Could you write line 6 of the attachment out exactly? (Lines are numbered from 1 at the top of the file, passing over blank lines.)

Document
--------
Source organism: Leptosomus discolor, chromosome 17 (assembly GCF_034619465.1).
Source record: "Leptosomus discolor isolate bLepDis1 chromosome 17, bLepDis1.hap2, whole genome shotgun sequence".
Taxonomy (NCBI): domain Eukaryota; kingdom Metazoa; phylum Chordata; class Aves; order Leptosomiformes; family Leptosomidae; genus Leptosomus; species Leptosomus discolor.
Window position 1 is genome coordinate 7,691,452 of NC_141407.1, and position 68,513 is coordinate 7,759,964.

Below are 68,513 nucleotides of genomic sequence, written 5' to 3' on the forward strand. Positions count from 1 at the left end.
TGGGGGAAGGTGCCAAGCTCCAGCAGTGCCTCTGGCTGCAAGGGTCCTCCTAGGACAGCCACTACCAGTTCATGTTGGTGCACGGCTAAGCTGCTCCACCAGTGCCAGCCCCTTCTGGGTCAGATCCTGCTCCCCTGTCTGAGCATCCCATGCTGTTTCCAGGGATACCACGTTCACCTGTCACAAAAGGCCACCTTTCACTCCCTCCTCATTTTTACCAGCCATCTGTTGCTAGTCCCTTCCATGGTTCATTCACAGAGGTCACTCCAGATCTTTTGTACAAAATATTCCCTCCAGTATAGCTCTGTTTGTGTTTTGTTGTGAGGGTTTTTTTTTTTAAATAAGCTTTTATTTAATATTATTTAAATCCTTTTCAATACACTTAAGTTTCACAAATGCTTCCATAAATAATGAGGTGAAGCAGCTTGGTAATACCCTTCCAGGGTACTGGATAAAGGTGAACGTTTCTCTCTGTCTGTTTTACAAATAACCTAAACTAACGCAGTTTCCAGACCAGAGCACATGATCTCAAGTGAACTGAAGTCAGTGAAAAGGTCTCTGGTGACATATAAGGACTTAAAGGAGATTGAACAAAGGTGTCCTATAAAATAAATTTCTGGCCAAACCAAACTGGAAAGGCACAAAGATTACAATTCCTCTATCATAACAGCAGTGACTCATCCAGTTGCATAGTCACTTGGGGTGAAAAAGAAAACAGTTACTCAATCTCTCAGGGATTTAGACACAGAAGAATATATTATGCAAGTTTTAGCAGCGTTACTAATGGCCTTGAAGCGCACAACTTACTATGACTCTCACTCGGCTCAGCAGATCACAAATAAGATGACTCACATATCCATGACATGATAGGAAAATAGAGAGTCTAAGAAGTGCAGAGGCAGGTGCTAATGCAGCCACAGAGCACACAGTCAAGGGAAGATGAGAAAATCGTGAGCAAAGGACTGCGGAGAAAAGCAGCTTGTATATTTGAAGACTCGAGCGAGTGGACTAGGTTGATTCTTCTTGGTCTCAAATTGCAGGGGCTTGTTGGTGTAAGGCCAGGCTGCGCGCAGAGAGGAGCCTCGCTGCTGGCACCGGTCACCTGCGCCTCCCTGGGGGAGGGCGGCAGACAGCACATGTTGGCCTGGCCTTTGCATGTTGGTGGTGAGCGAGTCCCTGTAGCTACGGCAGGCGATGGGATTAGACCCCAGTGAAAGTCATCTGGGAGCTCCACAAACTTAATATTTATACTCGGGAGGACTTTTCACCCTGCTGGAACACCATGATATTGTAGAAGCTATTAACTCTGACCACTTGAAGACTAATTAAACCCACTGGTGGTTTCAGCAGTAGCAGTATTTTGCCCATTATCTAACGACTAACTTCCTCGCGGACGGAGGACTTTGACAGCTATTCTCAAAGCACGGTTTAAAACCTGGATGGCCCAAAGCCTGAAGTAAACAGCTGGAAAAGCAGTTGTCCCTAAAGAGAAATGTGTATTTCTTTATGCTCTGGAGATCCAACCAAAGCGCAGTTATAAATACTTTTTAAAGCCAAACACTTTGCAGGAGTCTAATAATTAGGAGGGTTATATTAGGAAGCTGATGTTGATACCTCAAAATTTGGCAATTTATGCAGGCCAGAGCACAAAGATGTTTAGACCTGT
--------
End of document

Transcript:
TGGGGGAAGGTGCCAAGCTCCAGCAGTGCCTCTGGCTGCAAGGGTCCTCCTAGGACAGCCACTACCAGTTCATGTTGGTGCACGGCTAAGCTGCTCCACCAGTGCCAGCCCCTTCTGGGTCAGATCCTGCTCCCCTGTCTGAGCATCCCATGCTGTTTCCAGGGATACCACGTTCACCTGTCACAAAAGGCCACCTTTCACTCCCTCCTCATTTTTACCAGCCATCTGTTGCTAGTCCCTTCCATGGTTCATTCACAGAGGTCACTCCAGATCTTTTGTACAAAATATTCCCTCCAGTATAGCTCTGTTTGTGTTTTGTTGTGAGGGTTTTTTTTTTTAAATAAGCTTTTATTTAATATTATTTAAATCCTTTTCAATACACTTAAGTTTCACAAATGCTTCCATAAATAATGAGGTGAAGCAGCTTGGTAATACCCTTCCAGGGTACTGGATAAAGGTGAACGTTTCTCTCTGTCTGTTTTACAAATAACCTAAACTAACGCAGTTTCCAGACCAGAGCACATGATCTCAAGTGAACTGAAGTCAGTGAAAAGGTCTCTGGTGACATATAAGGACTTAAAGGAGATTGAACAAAGGTGTCCTATAAAATAAATTTCTGGCCAAACCAAACTGGAAAGGCACAAAGATTACAATTCCTCTATCATAACAGCAGTGACTCATCCAGTTGCATAGTCACTTGGGGTGAAAAAGAAAACAGTTACTCAATCTCTCAGGGATTTAGACACAGAAGAATATATTATGCAAGTTTTAGCAGCGTTACTAATGGCCTTGAAGCGCACAACTTACTATGACTCTCACTCGGCTCAGCAGATCACAAATAAGATGACTCACATATCCATGACATGATAGGAAAATAGAGAGTCTAAGAAGTGCAGAGGCAGGTGCTAATGCAGCCACAGAGCACACAGTCAAGGGAAGATGAGAAAATCGTGAGCAAAGGACTGCGGAGAAAAGCAGCTTGTATATTTGAAGACTCGAGCGAGTGGACTAGGTTGATTCTTCTTGGTCTCAAATTGCAGGGGCTTGTTGGTGTAAGGCCAGGCTGCGCGCAGAGAGGAGCCTCGCTGCTGGCACCGGTCACCTGCGCCTCCCTGGGGGAGGGCGGCAGACAGCACATGTTGGCCTGGCCTTTGCATGTTGGTGGTGAGCGAGTCCCTGTAGCTACGGCAGGCGATGGGATTAGACCCCAGTGAAAGTCATCTGGGAGCTCCACAAACTTAATATTTATACTCGGGAGGACTTTTCACCCTGCTGGAACACCATGATATTGTAGAAGCTATTAACTCTGACCACTTGAAGACTAATTAAACCCACTGGTGGTTTCAGCAGTAGCAGTATTTTGCCCATTATCTAACGACTAACTTCCTCGCGGACGGAGGACTTTGACAGCTATTCTCAAAGCACGGTTTAAAACCTGGATGGCCCAAAGCCTGAAGTAAACAGCTGGAAAAGCAGTTGTCCCTAAAGAGAAATGTGTATTTCTTTATGCTCTGGAGATCCAACCAAAGCGCAGTTATAAATACTTTTTAAAGCCAAACACTTTGCAGGAGTCTAATAATTAGGAGGGTTATATTAGGAAGCTGATGTTGATACCTCAAAATTTGGCAATTTATGCAGGCCAGAGCACAAAGATGTTTAGACCTGT